“Bozez” means shining, glittering, reflecting, as in Bright Ridge.
“Seneh: means thorny, as in Briar Ridge.
The pass ran between the two camps: Philistines at Michmash and the Israelites at Geba.
That’s 35 yards. But it’s more literally “within about half a furrow long in an acre.” A furrow is a line, a plowed row. A one-acre square is 208 feet on each side, width is 70 yards or 63 meters. Half of that would be roughly 35 yards or 30 meters. Imagine it as a football field. Jonathan and his buddy had killed 20 men before they got to the 40-yard line.
The entire Jordan River Valley sits on a massive fault line, cracks in the earth’s shifting crust. In 1927, a devastating earthquake produced a landslide that blocked the river for 21 hours—incredibly, at what some scholars say is the same site Joshua reported when the Israelites first crossed into the Promised Land that became Israel: “Adam” (Joshua 3:16). The location today is known by the similar-sounding name of Damiya. It’s about 20 miles (32 km) upstream from the fords near Jericho.
Box of the God was a chest better known as the Ark of the Covenant, the most sacred relic among Israelite ancestors of the Jewish people. It was a wooden chest plated with gold all over. Inside that chest was a golden jar with some manna, Aaron’s almond wood staff that budded, and stone tablets engraved with the Ten Commandments. Covering the chest was a lid with figures representing glorious celestial beings called cherubim. This was the place where God’s people found forgiveness (Exodus 25:10-22; Hebrews 9:4-5).
Beth-aven was part of a threesome of neighboring cities, with Bethel and Ai. Location uncertain. Suggestions: Burqa south of Bethel or tell Maryam. Beth-aven means Beth=house of Aven=idols. It’s the opposite of Bethel, Beth=house of el=God. There were times when Beth-aven became a sarcastic nickname for Bethel when the city was sinning.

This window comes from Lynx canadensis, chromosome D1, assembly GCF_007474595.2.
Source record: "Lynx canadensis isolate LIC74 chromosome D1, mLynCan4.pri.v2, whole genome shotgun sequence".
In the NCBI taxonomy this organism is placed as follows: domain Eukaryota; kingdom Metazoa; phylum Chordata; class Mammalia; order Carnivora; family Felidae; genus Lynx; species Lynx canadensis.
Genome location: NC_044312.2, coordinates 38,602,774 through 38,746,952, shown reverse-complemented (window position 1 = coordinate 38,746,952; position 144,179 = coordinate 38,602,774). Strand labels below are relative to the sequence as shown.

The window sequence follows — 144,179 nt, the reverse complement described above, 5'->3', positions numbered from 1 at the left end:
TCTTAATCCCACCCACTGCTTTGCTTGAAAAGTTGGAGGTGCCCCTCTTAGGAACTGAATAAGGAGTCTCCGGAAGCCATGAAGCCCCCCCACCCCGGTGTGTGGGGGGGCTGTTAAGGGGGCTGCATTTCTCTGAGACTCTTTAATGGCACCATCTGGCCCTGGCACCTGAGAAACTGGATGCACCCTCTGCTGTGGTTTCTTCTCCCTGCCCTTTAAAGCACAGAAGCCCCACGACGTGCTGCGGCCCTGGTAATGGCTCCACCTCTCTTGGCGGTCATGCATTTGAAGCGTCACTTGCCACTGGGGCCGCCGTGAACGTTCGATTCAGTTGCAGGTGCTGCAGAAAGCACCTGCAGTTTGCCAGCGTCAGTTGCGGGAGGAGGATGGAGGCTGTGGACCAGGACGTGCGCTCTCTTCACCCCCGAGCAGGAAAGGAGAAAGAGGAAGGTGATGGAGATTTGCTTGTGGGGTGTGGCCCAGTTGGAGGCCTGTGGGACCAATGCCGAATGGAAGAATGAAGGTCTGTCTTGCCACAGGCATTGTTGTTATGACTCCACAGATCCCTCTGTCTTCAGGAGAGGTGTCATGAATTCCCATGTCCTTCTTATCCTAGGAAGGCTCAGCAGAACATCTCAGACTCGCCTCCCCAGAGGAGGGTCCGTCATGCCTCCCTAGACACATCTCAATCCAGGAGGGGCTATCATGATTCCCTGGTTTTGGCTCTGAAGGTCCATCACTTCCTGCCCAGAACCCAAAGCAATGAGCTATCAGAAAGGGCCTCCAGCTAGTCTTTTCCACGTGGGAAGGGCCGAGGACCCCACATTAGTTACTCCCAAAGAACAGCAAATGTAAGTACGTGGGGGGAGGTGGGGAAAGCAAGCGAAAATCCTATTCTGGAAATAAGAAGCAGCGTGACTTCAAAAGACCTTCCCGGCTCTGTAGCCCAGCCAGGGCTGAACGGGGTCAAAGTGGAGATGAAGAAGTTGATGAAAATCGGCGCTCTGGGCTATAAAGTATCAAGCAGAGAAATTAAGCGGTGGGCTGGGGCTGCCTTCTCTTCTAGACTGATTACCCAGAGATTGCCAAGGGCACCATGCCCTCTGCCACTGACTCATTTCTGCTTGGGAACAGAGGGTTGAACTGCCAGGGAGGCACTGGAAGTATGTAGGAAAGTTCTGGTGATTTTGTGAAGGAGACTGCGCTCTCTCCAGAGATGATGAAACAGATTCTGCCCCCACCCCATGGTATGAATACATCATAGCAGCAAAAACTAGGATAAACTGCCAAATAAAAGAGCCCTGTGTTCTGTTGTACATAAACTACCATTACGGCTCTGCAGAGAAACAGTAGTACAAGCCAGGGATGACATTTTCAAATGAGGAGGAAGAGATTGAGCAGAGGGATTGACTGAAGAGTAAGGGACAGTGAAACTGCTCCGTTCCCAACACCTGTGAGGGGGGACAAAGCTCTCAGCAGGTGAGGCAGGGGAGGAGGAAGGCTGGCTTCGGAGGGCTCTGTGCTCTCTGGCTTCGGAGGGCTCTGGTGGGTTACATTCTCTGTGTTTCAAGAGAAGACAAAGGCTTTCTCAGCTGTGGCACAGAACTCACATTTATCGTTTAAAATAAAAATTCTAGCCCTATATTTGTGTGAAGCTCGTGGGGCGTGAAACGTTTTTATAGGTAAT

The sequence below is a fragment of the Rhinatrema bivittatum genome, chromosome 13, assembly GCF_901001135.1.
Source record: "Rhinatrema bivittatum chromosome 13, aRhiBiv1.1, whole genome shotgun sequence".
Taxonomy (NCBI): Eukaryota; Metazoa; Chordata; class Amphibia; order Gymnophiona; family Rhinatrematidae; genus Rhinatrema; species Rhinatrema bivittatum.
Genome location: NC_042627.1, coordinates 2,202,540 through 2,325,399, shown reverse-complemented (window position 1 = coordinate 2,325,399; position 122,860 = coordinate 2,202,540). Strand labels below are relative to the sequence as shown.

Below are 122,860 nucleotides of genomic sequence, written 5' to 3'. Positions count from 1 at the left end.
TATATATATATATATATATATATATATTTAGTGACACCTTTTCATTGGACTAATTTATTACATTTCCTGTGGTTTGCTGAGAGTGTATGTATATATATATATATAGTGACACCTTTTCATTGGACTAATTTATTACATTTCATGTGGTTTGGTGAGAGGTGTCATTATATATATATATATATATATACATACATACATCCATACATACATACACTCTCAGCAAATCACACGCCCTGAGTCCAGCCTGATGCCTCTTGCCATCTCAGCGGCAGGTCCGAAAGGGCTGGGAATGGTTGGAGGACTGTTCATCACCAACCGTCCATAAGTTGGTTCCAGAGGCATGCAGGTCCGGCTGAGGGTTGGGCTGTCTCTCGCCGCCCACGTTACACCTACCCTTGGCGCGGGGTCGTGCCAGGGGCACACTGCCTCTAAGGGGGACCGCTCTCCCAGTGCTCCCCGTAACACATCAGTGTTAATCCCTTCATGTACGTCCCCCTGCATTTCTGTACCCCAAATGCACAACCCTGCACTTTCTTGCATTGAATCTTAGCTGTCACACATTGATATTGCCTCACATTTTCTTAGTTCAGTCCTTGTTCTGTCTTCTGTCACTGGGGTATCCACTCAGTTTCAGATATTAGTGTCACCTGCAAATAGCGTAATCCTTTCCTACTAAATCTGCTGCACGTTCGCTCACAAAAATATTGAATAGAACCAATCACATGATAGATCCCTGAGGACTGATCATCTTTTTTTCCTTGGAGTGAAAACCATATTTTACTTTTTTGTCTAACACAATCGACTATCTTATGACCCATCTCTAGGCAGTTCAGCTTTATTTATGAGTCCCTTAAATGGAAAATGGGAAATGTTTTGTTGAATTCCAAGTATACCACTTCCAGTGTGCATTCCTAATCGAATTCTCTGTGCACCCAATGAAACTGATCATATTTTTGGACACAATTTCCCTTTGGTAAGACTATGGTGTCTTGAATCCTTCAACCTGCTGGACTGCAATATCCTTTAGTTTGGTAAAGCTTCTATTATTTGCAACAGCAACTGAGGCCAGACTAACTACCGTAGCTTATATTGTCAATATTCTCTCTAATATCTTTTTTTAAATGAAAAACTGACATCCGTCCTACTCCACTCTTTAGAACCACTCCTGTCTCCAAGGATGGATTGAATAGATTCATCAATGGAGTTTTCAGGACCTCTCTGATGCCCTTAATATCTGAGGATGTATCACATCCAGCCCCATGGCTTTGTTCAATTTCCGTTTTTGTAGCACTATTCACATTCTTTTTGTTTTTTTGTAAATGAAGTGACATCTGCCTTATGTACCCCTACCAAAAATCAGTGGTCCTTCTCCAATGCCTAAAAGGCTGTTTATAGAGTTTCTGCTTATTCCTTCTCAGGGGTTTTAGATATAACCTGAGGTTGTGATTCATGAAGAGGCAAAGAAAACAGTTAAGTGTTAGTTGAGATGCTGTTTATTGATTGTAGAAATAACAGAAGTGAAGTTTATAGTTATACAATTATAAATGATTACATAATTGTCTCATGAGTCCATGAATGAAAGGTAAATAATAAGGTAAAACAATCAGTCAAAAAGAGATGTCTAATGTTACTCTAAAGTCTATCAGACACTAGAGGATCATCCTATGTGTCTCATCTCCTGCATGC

The two towns were almost 20 miles (32 km) apart, as a bird flies. That’s a typical one-day walk.
Jews weren’t allowed to eat bloody meat. Blood was reserved for God on the sacrificial altar. Leviticus 7:26.
The Hebrew names are Urim and Thummim, described as meaning “lights” and “perfection.” These were two objects never described in the Bible. They might have been stones, marked or colored in different ways. The high priest used them to answer questions with a “yes” or “no” or “wait.” See note for 14:3.
Zobah was in what is now Syria, then called Aram. There’s no record in the Bible of Saul fighting any of these enemies but the Philistines. Some scholars say they wonder if an early editor picked these names up from David’s battles in 2 Samuel 8 and applied them to Saul as well.
Michal would later marry David, get taken back by her father Saul and given to another man, then taken back by David when he became king. She hated David for that and apparently never had any children.
- Sorry, there are currently no questions for this chapter.